BC Government News - Ministry of Advanced Education, Skills and Training

Graduate scholarship fund allows students to focus more on studies

Graduate scholarship fund allows students to focus more on studies

VICTORIA - Graduate students will be able to focus more on their studies, rather than the costs, as the result of a new scholarship fund from the Government of British Columbia.

"The B.C. Graduate Scholarship Fund is a long-overdue investment that will break down barriers for graduate students in all regions of the province," said Melanie Mark, Minister of Advanced Education, Skills and Training. "Our graduate students are at the leading edge of research and innovation. They're tackling real-world problems in sustainability, medicine and technology, and ultimately they're our future leaders, experts, and instructors. I'm so proud we're supporting these students and, in turn, lifting up our communities."

The $12-million scholarship fund has been allocated among 10 public post-secondary institutions in B.C. that offer graduate degree programs, supporting 800 awards of $15,000 each through 2021. The awards are merit based, research focused and will emphasize science, technology, engineering and mathematics. Other research disciplines and professional programs, such as business administration and health, will also be eligible.

"B.C.'s technology and innovation sector relies on highly-skilled people who can fill the growing number of jobs being created throughout our province," said Bruce Ralston, Minister of Jobs, Trade and Technology. "This $12-million graduate scholarship fund will help students hone the skills they need to launch their careers in this thriving industry, and will enable them to conduct research that could unlock the next ground-breaking innovation to shape our world."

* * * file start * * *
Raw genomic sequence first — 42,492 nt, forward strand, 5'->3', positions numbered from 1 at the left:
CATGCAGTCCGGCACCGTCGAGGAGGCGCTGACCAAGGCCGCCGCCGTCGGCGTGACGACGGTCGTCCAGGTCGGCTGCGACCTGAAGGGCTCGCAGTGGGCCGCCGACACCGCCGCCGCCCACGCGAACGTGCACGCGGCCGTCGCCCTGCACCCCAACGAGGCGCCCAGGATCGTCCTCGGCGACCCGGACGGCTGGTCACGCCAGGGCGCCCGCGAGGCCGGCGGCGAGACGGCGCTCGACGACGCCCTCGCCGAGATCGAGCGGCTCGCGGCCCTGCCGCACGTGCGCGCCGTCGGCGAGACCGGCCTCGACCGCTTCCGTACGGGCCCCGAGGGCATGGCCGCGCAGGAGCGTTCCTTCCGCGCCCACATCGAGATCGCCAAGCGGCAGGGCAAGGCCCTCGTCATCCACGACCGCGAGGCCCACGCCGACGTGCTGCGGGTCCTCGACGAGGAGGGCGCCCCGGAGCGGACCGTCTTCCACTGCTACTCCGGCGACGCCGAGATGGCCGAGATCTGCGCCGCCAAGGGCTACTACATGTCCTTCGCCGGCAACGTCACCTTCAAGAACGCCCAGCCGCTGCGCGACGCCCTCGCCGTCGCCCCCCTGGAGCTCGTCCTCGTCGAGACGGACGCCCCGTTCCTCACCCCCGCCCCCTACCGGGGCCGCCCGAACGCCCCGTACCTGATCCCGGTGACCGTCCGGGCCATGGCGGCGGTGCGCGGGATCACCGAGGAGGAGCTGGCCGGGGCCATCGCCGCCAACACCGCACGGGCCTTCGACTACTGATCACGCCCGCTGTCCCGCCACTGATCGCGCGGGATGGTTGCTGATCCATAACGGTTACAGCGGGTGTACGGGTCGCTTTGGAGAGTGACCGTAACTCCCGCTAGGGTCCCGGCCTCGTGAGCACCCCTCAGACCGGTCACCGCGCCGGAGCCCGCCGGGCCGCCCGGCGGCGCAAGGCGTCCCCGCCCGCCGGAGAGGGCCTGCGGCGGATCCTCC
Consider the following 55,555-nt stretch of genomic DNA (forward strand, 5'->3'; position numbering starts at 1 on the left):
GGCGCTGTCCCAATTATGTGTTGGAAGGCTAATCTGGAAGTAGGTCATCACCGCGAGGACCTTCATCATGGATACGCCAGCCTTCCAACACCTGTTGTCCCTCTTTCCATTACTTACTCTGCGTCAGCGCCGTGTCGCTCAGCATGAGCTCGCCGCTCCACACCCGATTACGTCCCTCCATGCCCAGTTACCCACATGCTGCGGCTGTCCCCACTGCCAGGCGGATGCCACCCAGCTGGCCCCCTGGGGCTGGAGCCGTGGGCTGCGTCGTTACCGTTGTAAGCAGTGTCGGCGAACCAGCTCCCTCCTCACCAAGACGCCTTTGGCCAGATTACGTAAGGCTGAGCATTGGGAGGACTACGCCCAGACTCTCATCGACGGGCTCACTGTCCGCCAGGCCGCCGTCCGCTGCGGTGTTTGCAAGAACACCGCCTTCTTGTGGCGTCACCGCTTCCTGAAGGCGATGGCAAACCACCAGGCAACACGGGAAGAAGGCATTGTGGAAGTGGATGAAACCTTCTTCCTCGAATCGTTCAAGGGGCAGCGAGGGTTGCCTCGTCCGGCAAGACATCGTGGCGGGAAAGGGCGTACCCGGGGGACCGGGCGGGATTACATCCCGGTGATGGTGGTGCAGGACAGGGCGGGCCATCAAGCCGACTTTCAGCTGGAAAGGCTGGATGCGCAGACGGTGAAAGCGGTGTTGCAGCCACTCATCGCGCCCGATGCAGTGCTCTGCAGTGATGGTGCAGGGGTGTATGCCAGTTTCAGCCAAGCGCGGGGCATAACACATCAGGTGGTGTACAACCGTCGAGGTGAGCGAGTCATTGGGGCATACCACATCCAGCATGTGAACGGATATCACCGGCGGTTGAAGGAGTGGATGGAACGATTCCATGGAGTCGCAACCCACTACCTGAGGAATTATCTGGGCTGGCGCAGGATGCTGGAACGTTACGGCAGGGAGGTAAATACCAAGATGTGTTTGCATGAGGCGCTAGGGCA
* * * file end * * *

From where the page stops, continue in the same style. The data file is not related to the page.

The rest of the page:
Approximately 16,000 domestic students are enrolled in graduate degree programs at B.C.'s public post-secondary institutions. Student groups and other post-secondary sector partners have long advocated for a graduate scholarship program, as British Columbia lagged behind other provinces.

"The Confederation of University Faculty Associations of British Columbia (CUFA BC) applauds the introduction of the B.C. graduate scholarship program," said Jacqueline Holler, CUFA BC president. "We believe this program will allow B.C. to attract and retain the best and brightest graduate students and expand B.C.'s research capacity. We look forward to continuing to work with the Minister of Advanced Education, Skills and Training as the program is rolled out across the province."

The new B.C. Graduate Scholarship Fund supports the Confidence and Supply Agreement commitment to make post-secondary education more accessible and affordable.

The fund will be distributed to the following post-secondary institutions: British Columbia Institute of Technology: $75,000, Emily Carr University of Art and Design: $75,000, Royal Roads University: $180,000, Simon Fraser University: $2.25 million, Thompson Rivers University: $180,000, University of British Columbia: $6 million, University of the Fraser Valley: $75,000, University of Northern British Columbia: $735,000, University of Victoria: $2.25 million, Vancouver Island University: $180,000. Funding is based on the size of student population and how many graduate programs are being offered with priority to research-intensive programming.